Effect of temperature and trace water on surface forces studied by liquid AFM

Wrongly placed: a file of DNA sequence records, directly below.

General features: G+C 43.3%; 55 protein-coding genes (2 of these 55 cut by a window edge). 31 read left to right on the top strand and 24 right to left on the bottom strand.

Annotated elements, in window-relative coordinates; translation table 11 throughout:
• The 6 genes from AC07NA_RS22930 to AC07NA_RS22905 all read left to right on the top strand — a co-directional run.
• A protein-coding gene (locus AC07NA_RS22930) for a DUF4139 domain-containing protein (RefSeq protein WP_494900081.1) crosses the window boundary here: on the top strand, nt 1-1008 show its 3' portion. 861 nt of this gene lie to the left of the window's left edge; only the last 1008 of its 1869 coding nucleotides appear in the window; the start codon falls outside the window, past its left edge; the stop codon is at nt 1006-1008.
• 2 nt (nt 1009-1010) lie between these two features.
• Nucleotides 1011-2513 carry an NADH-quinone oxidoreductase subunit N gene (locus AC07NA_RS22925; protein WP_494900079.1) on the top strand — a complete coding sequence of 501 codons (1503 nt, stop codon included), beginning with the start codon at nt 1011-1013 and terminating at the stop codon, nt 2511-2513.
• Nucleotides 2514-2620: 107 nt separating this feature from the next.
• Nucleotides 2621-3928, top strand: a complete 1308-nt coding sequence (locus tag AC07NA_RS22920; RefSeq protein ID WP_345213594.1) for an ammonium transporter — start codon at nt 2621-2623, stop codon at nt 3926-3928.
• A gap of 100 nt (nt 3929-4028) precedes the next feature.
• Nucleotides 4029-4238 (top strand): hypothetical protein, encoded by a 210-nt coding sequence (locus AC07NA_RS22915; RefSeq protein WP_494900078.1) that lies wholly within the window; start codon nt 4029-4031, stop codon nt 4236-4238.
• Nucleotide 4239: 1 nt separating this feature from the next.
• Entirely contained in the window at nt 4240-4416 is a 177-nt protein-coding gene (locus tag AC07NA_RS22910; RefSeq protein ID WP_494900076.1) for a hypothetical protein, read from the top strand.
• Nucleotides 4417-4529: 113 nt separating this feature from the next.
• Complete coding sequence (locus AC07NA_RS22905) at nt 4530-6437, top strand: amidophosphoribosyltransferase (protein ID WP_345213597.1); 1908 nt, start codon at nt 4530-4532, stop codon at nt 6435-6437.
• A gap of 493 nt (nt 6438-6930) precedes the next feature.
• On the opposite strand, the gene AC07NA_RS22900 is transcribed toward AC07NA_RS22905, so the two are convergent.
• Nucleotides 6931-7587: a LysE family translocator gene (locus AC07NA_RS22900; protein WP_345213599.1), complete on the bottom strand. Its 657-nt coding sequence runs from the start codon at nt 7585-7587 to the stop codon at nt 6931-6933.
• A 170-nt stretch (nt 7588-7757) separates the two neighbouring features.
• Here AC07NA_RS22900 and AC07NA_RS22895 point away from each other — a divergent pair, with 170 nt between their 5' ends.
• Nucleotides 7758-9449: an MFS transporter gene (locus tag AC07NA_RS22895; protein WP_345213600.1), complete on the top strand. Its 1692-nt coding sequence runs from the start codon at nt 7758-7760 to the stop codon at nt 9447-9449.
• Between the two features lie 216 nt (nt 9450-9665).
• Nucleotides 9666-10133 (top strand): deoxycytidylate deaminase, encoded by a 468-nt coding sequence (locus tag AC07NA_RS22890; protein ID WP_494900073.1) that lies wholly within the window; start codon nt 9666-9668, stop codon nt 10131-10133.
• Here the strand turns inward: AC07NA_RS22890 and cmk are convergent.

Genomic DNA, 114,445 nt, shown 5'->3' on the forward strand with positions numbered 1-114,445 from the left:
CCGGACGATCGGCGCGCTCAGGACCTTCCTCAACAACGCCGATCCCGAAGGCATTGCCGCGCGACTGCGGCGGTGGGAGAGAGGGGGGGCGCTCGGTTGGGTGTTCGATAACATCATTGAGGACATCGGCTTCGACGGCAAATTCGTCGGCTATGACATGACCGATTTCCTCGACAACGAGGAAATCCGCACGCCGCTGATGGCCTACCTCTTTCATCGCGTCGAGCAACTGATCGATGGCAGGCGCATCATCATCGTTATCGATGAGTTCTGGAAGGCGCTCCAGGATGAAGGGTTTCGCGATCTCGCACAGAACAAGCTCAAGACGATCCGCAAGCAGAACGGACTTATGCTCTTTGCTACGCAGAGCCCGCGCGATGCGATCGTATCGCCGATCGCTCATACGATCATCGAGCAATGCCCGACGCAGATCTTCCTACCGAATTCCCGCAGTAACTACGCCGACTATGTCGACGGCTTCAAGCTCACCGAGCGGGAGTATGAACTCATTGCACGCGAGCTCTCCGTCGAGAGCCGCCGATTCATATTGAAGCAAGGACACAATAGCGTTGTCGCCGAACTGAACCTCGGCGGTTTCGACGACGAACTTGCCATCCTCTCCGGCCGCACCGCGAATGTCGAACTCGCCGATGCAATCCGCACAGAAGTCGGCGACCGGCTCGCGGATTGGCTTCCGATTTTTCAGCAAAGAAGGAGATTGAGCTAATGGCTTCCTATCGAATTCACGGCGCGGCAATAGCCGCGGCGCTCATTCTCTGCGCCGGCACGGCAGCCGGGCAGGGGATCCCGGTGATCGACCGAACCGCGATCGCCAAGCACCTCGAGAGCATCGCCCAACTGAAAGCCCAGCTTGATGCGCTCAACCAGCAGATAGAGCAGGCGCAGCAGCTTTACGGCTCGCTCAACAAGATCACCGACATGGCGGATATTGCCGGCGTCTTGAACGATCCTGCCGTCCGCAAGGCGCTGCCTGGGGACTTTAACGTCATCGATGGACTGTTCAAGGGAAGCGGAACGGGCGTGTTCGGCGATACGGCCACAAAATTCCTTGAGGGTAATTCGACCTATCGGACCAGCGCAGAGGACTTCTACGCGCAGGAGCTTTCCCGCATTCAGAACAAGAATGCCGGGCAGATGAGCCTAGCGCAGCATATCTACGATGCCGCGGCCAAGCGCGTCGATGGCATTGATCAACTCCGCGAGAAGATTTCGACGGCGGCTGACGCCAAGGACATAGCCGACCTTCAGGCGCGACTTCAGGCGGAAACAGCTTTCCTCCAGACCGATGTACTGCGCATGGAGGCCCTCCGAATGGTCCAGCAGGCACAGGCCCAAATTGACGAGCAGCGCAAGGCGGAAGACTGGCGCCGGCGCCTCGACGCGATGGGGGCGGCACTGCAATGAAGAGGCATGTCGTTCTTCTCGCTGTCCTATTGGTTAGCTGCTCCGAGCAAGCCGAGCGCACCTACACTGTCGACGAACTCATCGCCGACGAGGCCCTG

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EFFECT OF TEMPERATURE AND TRACE WATER ON SURFACE FORCES STUDIED BY LIQUID AFM LEONARD LIM TZE WEI (B.Sc. (Hons.), National University of Singapore) A THESIS SUBMITTED FOR THE DEGREE OF DOCTOR OF PHILOSOPHY DEPARTMENT OF PHYSICS NATIONAL UNIVERSITY OF SINGAPORE 2008 Acknowledgements To those who have worked in the Biosensor Lab #05-02 and Interfaces Lab #02-02 (IMRE). Thank you for your friendship and help throughout my years in IMRE, especially Dr Cedric Troadec, Dr Aaron Lau, and Mr Tan Yee Yuan for their countless hours of discussions and Dr Roderick Lim for his invaluable lessons on the fine art of AFMing. To the Cashewians, thank you for your friendship and advice, especially Boss, Kathy, Kenny and Setha. I am eternally grateful to my parents and mother-in-law for their support and patience throughout the course of my studentship. To Siddy, thank you for helping me out in the sticky situations all these years. To Jessica Koh, thank you for all the support and help in getting me to keep my focus. To the 1SAPians, thank you for your understanding and support, especially Glenn, CP, Michiel, Victor and Karen. I would like to express my deepest gratitude to Professor Andrew Wee for his great support and advice throughout my candidature both experimentally and administratively. Last but not least, to the “old man”, Dr Sean O’Shea for his stewardship, patience and generosity. The experiences and lessons learnt have been invaluable. The discussions about science and life in general have taught me much about what this world is all about. i Table of Contents Acknowledgements . i Table of Contents . ii Summary v List of Figures . vi List of Tables . xii List of Publications . xiii Chapter One: Introduction 1.1 Motivation 1.2 Thesis Outline Chapter Two: Literature Survey . 2.1 Solvation Forces . 2.2 Surface Force Apparatus Measurements 2.3 Atomic Force Microscopy Measurements . 17 2.4 Computer Simulations . 24 2.5 Concluding Remarks 26 Chapter Three: Experimental Methods . 28 3.1 AFM Techniques . 28 3.1.1 Cantilever Characterization . 31 3.1.2 Tip Modification . 36 3.1.3 Tip Characterization 40 3.1.4 Piezo Calibration . 41 3.1.5 Force Measurements . 42 ii 3.1.6 Conduction AFM 46 3.1.7 Temperature Control . 47 3.2 STM Imaging . 49 3.2.1 STM Tip Preparation 49 3.3 Materials 50 3.3.1 Liquids 50 3.3.2 Substrate 52 3.4 Miscellaneous Techniques . 53 3.4.1 Trace Water Measurement 54 Chapter Four: Effects of Temperature and Tip Radius 56 4.1 Introduction 56 4.2 Experimental 58 4.2.1 General Force Curves . 59 4.2.2 Important caveats regarding the force curve data . 65 4.2.2.1 Inherent variability of data . 66 4.2.2.2 Influence of Tip Size 69 4.2.2.3 The relevant forces to consider. . 76 4.2.2.4 General conclusions regarding the quality of data . 81 4.3 Experimental Force Curves at Different Temperatures . 82 4.4 Discussion: Physical Basis of Temperature Dependent Observations . 97 4.4.1 Large Temperature Change is not due to Density . 98 4.4.2 Monolayer melting 99 4.4.3 Squeeze Out of the Confined Liquid : The Preferred Mechanism 105 4.5 Analytical Model of Temperature Dependent Squeeze Out 111 4.5.1 Analytical Model 113 4.5.2 Model results . 120 iii 4.6 Conclusion . 126 Chapter Five: Effects of Water . 130 5.1 Preparation of Liquids 130 5.2 Solvation Forces Measured in Liquids with Water 133 5.2.1 OMCTS with Water 133 5.2.2 Hexadecane and Hexadecane with Water . 135 5.2.3 Dodecanol with Water . 136 5.3 STM Imaging & NMR . 138 5.4 Discussion I 141 5.5 Adhesion Force in Other Alcohols . 145 5.6 True Tip-HOPG Contact 147 5.7 Variation of Adhesion with Tip Material . 149 5.7.1 Si Cantilevers 149 5.7.2 Au Coated Cantilevers 151 5.7.3 Al Coated Cantilevers . 152 5.8 Drying Experiments . 154 5.8.1 Boiling . 154 5.8.2 Molecular Sieve 156 5.8.3 Freeze-thaw Method . 157 5.8.4 Chemical Method – Sodium Sulphate 158 5.9 Discussion of Repulsive Adhesion Force 158 5.10 Conclusion . 166 Chapter Six: Conclusions and Outlook . 169 Bibliography 172 Appendix A: Tables of temperature dependent data. A-1 iv Summary Solvation forces in confined liquids have been studied using the Atomic Force Microscope (AFM), principally the effect of temperature, tip shape and trace amounts of water in the liquid. The effect of temperature on solvation forces have been studied in the liquids OMCTS, nhexadecane, and n-dodecanol. Discrete solvation layers can be observed for all three liquids at all the temperatures measured (298K to 348K). However, with increasing temperature there is a significant decrease in the magnitude of the measured solvation forces and a reduction in the number of solvation oscillations which can be observed. The normalized solvation force data, F/Rtip, has also been found to differ between AFM tips of different radius of curvature (Rtip = 15nm to 100nm) with a clear trend of decreasing F/Rtip with increasing Rtip. The effect of trace water, with the exception of the OMCTS-HOPG system where the data is inconclusive and no comment can be made, has been found to cause a decrease in the magnitude of the maximum force (Fmax) for each layer, a decrease in the number of observable jumps, and a decrease in the exponential decay length in the liquids nhexadecane and n-dodecanol. v List of Figures Figure 1.1 Schematic of the structure of a simple liquid confined between two parallel walls. Taken from Ref. [1]. Figure 2.1 Typical force interaction curves of DLVO theory. Taken from Ref. [1] Figure 2.2 Schematic of a SFA for use in liquids. Taken from Ref. [1]. 10 Figure 2.3 Experimental results of force F as a function of separation D between two curved mica surfaces of radius R = cm separated by OMCTS at 22°C. Taken from Ref. [2] 12 Figure 2.4 Oscillatory solvation force superimposed on a monotonic force. Taken from Ref. [1] 15 Figure 2.5 Principle of STM. Taken from Ref. [3] 18 Figure 2.6 Principle of a basic AFM. Taken from Ref. [3] 19 Fig 3.1. Simple schematic of AFM operation 28 Figure 3.2 (a) Homebuilt vacuum chamber for measurement of the fundamental resonance frequency of a cantilever. (b) Typical plot of the measurement taken, with the resonance frequency at 15.41 kHz. 34 Figure 3.3 Experimental setup for attaching beads 37 Figure 3.4 Graphic description of the bead attachment process. (a) A small quantity of adhesive is applied onto a silicon substrate and the tip brought up close to it. This picture is taken at x100 magnification. (b) Magnification is changed to x500 and the tip is brought closer to the adhesive. (c) x500. The tip is partially submerged into the adhesive. (d) The substrate with the adhesive is removed and replaced by one with silica spheres dispersed on them. A single sphere is chosen visually and the tip is brought up close to the sphere. (e) x500. The tip is brought in contact with the sphere. (f) x500. The tip is then withdrawn from the Si substrate and the bead is now mounted on the tip. (g) SEM image of the tip apex mounted with the bead. Scale bar = 1µm. 39 Figure 3.5. SEM image of an AFM tip (a) Overall image of tip and cantilever. (b) Zoomed in image of the tip. 40 vi Figure 3.6 Schematic of how IPSD vs. Z (position sensitive detector current signal vs. piezo position) are converted to force vs. distance curves for (a) a simple “ideal” force curve (infinitely hard tip and sample without surface forces) (b) Infinitely hard materials with long-range repulsion (c) Deformable materials without surface forces (d) deformable materials with attraction and adhesion force. Taken from Ref. [4] 42 Figure 3.7 (a) Typical raw data curve and (b) its corresponding converted force-tip sample distance curve. 44 Figure 3.8 Conduction AFM setup. 47 Figure 3.9 Graphical plot of the setpoint temperature (Red ▲), substrate temperature (Purple *) and liquid temperature (Hexadecane – Blue ■, OMCTS – Yellow ♦, Dodecanol – Green ●). 48 Figure 3.10 Schematic of the molecular structure of the various liquids used. 51 Figure 3.11 x nm STM image of HOPG. 53 Figure 4.1 Typical force curves near the HOPG surface for (a) OMCTS with Rtip = 40nm, (b) n-dodecanol with Rtip = 25nm, and (c) n-dodecanol with Rtip = 100 nm. The black curve (∆) is for tip approach and the red circles (○) for tip retract. The tip-sample distance D=0 corresponds to the tip in mechanical contact with the HOPG. The label n=1 shows the first solvation layer, n=2 the second layer, etc. The force F1 is the peak-peak force (maximum force minus minimum force) in the n=1 layer. 61 Figure 4.2 Two examples of SEM images of a Si3N4 tip after use. 63 Figure 4.3 Comparison of AFM solvation data for different tip radii in hexadecane. The graphs show the same data as in the associated Table. The “ratio” in the Table shows Fn/Rtip for n=1 divided by Fn/Rtip for n=2. 72 Figure 4.4 Comparison of AFM solvation data for different tip radii in Dodecanol. The graphs show the same data as in the associated Table. The “ratio” in the Table shows Fn/Rtip for n=1 divided by Fn/Rtip for n=2. 73 Figure 4.5 Generalized schematic of a spherical tip in contact with a flat substrate (heavy solid lines). The pressure distribution comprises a repulsive, Hertzian contribution (P1) and an adhesive part (P2). The net pressure (dashed line) has tension components around the contact periphery and maximum at the tip apex. 77 vii Figure 4.6 Contact radius as a function of force for the Hertz, DMT and JKR models of an elastic sphere-flat contact. Fads is fixed at -1.5 nN. To create this plot the value of (3Rtip/4K) is set to 10-18 m3N-1, which is the typical order for AFM experiments. 78 Figure 4.7 Force curves (approach is black, retract is red) near a HOPG surface immersed in hexadecane taken at a) 25ºC, b) 45ºC and c) 75ºC with Rtip = 45 nm. The tip-sample distance D=0Å corresponds to the tip in contact with the HOPG. 82 Figure 4.8 Force curves (approach is black, retract is red) near a HOPG surface immersed in dodecanol taken at a) 25ºC, b) 45ºC and c) 75ºC with Rtip = 29 nm. The tip-sample distance D=0Å corresponds to the tip in contact with the HOPG. 84 Figure 4.9 Force curves (approach is black, retract is red) near a HOPG surface immersed in OMCTS taken at a) 25ºC, b) 45ºC and c) 55ºC with Rtip = 40 nm. The tip-sample distance D=0Å corresponds to the tip in contact with the HOPG. 85 Figure 4.10 Temperature dependence of the normalized peak-peak solvation force for OMCTS near a HOPG surface for the a) n=1 and b) n=2 layers. Data is only presented for the smallest radius tips used (R = 20nm, R = 40nm). There is a small but clear decrease in Fn/R with increasing temperature. The errors are large in a relative sense because of the difficulty in measuring the very small forces involved with OMCTS layers. 87 Figure 4.11 Temperature dependence of the normalized maximum solvation force for hexadecane near a HOPG surface for the a) n=1 and b) n=2 layers. There is a clear decrease in Fmax/R with increasing temperature. Data is only presented for the smallest radius tips used (R = 15nm, R = 30nm). Data was also taken for the n=3 layer but the forces are very small and only a qualitative statement can be made that Fmax decreases with increasing temperature. 88 Figure 4.12 Temperature dependence of the maximum solvation force Fmax in hexadecane near HOPG. The Fmax/R data for different tip radius (Rtip = 15, 30, 36, 45, 50, 52, 55, 80 nm) is normalized to the corresponding value of Fmax/R at 25oC. A clear decrease in Fmax/R with increasing temperature is observed for all tips. The n=2 data falls slightly more rapidly than the n=1 data. 89 Figure 4.13 a) Temperature dependence of the peak-peak solvation force for dodecanol near a HOPG surface for the n=1 layer. Data is only presented for the smallest radius tips used (R = 20nm to 29nm). b) Two data sets from (a) replotted to give an indication of the errors involved. The R=23nm data is offset by 1oC to for clarity. These large errors are typical. 91 Figure 4.14 Temperature dependence of the maximum solvation force and corresponding adhesion force for dodecanol near a HOPG surface for the n=1 layer. The dashed line separates the two data sets. This data is used to find the peak-peak values of Figure 4.13. Some of the data sets were offset by 1oC to make the data easier to visualize. 92 viii Figure 4.15 a) Temperature dependence of the peak-peak solvation force for dodecanol near a HOPG surface for the n=2 layer. Data is only presented for the smallest radius tips used (R = 20nm to 29nm). Some errors are shown to give an idea of the magnitudes involved. b) Temperature dependence of the maximum solvation force and corresponding adhesion force. The dashed line separates the two data sets. This data is used to find the peak-peak values of (a). Some of the data sets were offset by 1oC to make the data easier to visualize. 93 Figure 4.16 a) Temperature dependence of the peak-peak solvation force for dodecanol near a HOPG surface for the n=3 layer. Data is only presented for the smallest radius tips used (R = 20nm to 29nm). Some errors are shown to give an idea of the magnitudes involved. b) Temperature dependence of the maximum solvation force and corresponding adhesion force. The dashed line separates the two data sets. This data is used to find the peak-peak values of (a). Some of the data sets were offset by 1oC to make the data easier to visualize. 94 Figure 4.17 a) Temperature dependence of the peak-peak solvation force for dodecanol near a HOPG surface for the n=1 layer. Data taken in 2005 using larger radius tips (R = 40nm). b) Temperature dependence of the maximum solvation force and corresponding adhesion force. The dashed line separates the two data sets. This data is used to find the peak-peak values of (a). The R=42.5nm data set is offset by 1oC for clarity. 96 Figure 4.18 a) STM image of the dodecanol monolayer (n=1) on HOPG. Image size 15nm x 15nm. STM image conditions 20pA, 0.5V. b) AFM image the hexadecane monolayer on HOPG. Image size 15nm x 15nm.[5] 100 Figure 4.19 Temperature dependence of the peak-peak solvation force Fn in a) OMCTS (n=1,2), and b) dodecanol (n=1,2,3). The Fn/R data for different tip radius is normalized to the corresponding value of Fn/R at 25oC (Rtip = 20 and 40nm for OMCTS; Rtip = 20, 20, 23, 25, 25, 29, 40, 42.5nm for dodecanol). The “n=1 yr 2005” is a data set taken with dodecanol from a different bottle. The circled data is from single tip (Rtip=20nm) which shows atypical behavior. 102 Figure 4.20 Simulation results at two temperatures of the average pressure between two blocks with Xenon confined in between[6]. The two blocks move towards each other starting at distance d=0 where ~4 Xe monolayers are confined. The discontinuities show sudden removal of a lubrication layer. In this simulation the lubricant layers are not strongly pinned to the substrate, a situation similar to our experiments using a HOPG surface. 107 Figure 4.21 Simulated results of the pressure required to squeeze out the last layer of confined butane and iso-butane as a function of temperature [207]. The results at low temperature ([...]... negates the use of contact mode AFM for atomic resolution imaging on most surfaces The “non-contact” modes of AFM operation, in which the tip is controlled off the surface, must be used The non-contact modes invariably involve oscillating the tip or sample and measuring the response of the tip vibration near the surface The first general approach was demonstrated by Giessibl[110] using a UHV AFM and a frequency-modulation... fundamental understanding of oscillatory solvation forces Specifically, we measure the oscillatory forces between a graphite surface and an AFM tip in the presence of simple organic liquids (hexadecane, dodecanol and octamethylcyclotetrasiloxane) and study the effect of temperature (Issue 5 above), tip shape and trace amounts of water in the liquid (Issue 4 above) 3 Chapter One - Introduction In contrast to... dependence of force with temperature This fundamentally kinetic approach is a different way of viewing AFM measurements of solvation forces, with strong implications on how temperature influences boundary lubrication films There is also a strong influence arising from the presence of trace water on the measured solvation forces (It should be noted that the experiments use trace amounts of water (~100ppm)... separations which are multiples of the molecular diameter of the liquid 1 Chapter One - Introduction Figure 1.1 Schematic of the structure of a simple liquid confined between two parallel walls From Ref [1] Much of the early work in solvation forces were performed using a SFA and a wide range of experiments have been conducted since the first reported observation of oscillatory solvation forces by Horn and. .. This is followed by a description of the experimental methods and materials used in this work Chapter 4 covers the experimental results attained for our study of the temperature dependence of solvation forces and tip shape effects Chapter 5 presents the experimental results obtained for work done to explore the effects of trace amounts of water on solvation forces Finally, a summary of the research... variety of surfaces[1, 18-20], aqueous and non-aqueous liquid combinations[21-28] were conducted by Israelachvili and co-workers in the years following, and from these experiments, they arrived at the conclusion that oscillatory solvation forces[ 1, 29] were strongly affected by (Issue 1) molecule rigidity, (Issue 2) molecule structure, (Issue 3) surface roughness, and (Issue 4) trace water content,... from Frantz and Salmeron[72], to observe an oscillatory force profile using SFA in a branched liquid (squalane) confirming MD predictions and resolving the experimental disagreement with simulations 13 Chapter Two – Literature Survey 3 Effect of Surface Structure and Roughness: The structure of the confining surfaces is as important as the nature of the liquid for determining the solvation forces [73-76]... with more water present, in addition to increased adhesion The modification of the mica surfaces with CTAB to make them hydrophobic yielded similar results Christenson and co-workers[22] offered a plausible explanation for these effects by suggesting that a bridge of water forms between the two surfaces in the contact region, pulling them together[83, 84] The use of the SFA has not been confined to... intervening liquid influences the sliding motion enabling quantitative conclusions to be drawn on the effective shear viscosities, diffusion rates and relaxation times of the confined liquid [87-97] Such studies are important for understanding lubrication For example, it has been shown that the local viscosity increases by several orders of magnitude for simple liquids confined between two surfaces[93,... layering[35] (see item 2) and solvation forces can still be observed on nominally rough surfaces[37] (see item 3) because the AFM tip is of the same length scale as the roughness The new work presented in Chapters 4 and 5 studies the effect on solvation forces of temperature (item 4) and trace water (item 5) using AFM 2.3 Atomic Force Microscopy Measurements In 1981, Binning, Rohrer, Gerber and Weibel observed . EFFECT OF TEMPERATURE AND TRACE WATER ON SURFACE FORCES STUDIED BY LIQUID AFM LEONARD LIM TZE WEI (B.Sc. (Hons.), National University of Singapore) . Solvation forces in confined liquids have been studied using the Atomic Force Microscope (AFM) , principally the effect of temperature, tip shape and trace amounts of water in the liquid. The effect. Chapter Five: Effects of Water 130 5.1 Preparation of Liquids 130 5.2 Solvation Forces Measured in Liquids with Water 133 5.2.1 OMCTS with Water 133 5.2.2 Hexadecane and Hexadecane with Water 135